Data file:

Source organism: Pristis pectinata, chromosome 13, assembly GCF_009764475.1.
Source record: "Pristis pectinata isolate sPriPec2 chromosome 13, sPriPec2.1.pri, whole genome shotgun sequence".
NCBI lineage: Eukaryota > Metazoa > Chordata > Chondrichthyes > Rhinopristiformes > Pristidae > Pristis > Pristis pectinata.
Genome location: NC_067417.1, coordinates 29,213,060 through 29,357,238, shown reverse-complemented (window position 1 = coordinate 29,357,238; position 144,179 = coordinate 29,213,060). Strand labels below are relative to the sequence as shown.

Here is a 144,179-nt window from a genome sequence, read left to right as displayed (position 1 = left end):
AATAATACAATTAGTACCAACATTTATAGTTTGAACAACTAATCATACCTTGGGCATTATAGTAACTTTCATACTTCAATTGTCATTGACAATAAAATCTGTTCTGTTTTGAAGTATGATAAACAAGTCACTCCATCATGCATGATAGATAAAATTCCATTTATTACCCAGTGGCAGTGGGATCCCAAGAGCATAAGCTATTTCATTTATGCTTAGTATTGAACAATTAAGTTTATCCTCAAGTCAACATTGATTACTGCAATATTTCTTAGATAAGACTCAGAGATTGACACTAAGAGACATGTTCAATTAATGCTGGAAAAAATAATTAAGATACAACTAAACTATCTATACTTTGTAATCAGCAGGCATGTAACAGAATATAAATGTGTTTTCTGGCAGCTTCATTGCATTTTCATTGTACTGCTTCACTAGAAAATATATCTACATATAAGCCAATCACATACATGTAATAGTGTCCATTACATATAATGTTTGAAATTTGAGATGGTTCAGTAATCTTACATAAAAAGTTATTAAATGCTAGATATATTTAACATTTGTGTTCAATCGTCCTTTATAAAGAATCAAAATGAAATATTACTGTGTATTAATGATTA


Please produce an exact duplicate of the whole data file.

Source organism: Pristis pectinata, chromosome 13, assembly GCF_009764475.1.
Source record: "Pristis pectinata isolate sPriPec2 chromosome 13, sPriPec2.1.pri, whole genome shotgun sequence".
NCBI lineage: Eukaryota > Metazoa > Chordata > Chondrichthyes > Rhinopristiformes > Pristidae > Pristis > Pristis pectinata.
Genome location: NC_067417.1, coordinates 29,213,060 through 29,357,238, shown reverse-complemented (window position 1 = coordinate 29,357,238; position 144,179 = coordinate 29,213,060). Strand labels below are relative to the sequence as shown.

Here is a 144,179-nt window from a genome sequence, read left to right as displayed (position 1 = left end):
AATAATACAATTAGTACCAACATTTATAGTTTGAACAACTAATCATACCTTGGGCATTATAGTAACTTTCATACTTCAATTGTCATTGACAATAAAATCTGTTCTGTTTTGAAGTATGATAAACAAGTCACTCCATCATGCATGATAGATAAAATTCCATTTATTACCCAGTGGCAGTGGGATCCCAAGAGCATAAGCTATTTCATTTATGCTTAGTATTGAACAATTAAGTTTATCCTCAAGTCAACATTGATTACTGCAATATTTCTTAGATAAGACTCAGAGATTGACACTAAGAGACATGTTCAATTAATGCTGGAAAAAATAATTAAGATACAACTAAACTATCTATACTTTGTAATCAGCAGGCATGTAACAGAATATAAATGTGTTTTCTGGCAGCTTCATTGCATTTTCATTGTACTGCTTCACTAGAAAATATATCTACATATAAGCCAATCACATACATGTAATAGTGTCCATTACATATAATGTTTGAAATTTGAGATGGTTCAGTAATCTTACATAAAAAGTTATTAAATGCTAGATATATTTAACATTTGTGTTCAATCGTCCTTTATAAAGAATCAAAATGAAATATTACTGTGTATTAATGATTA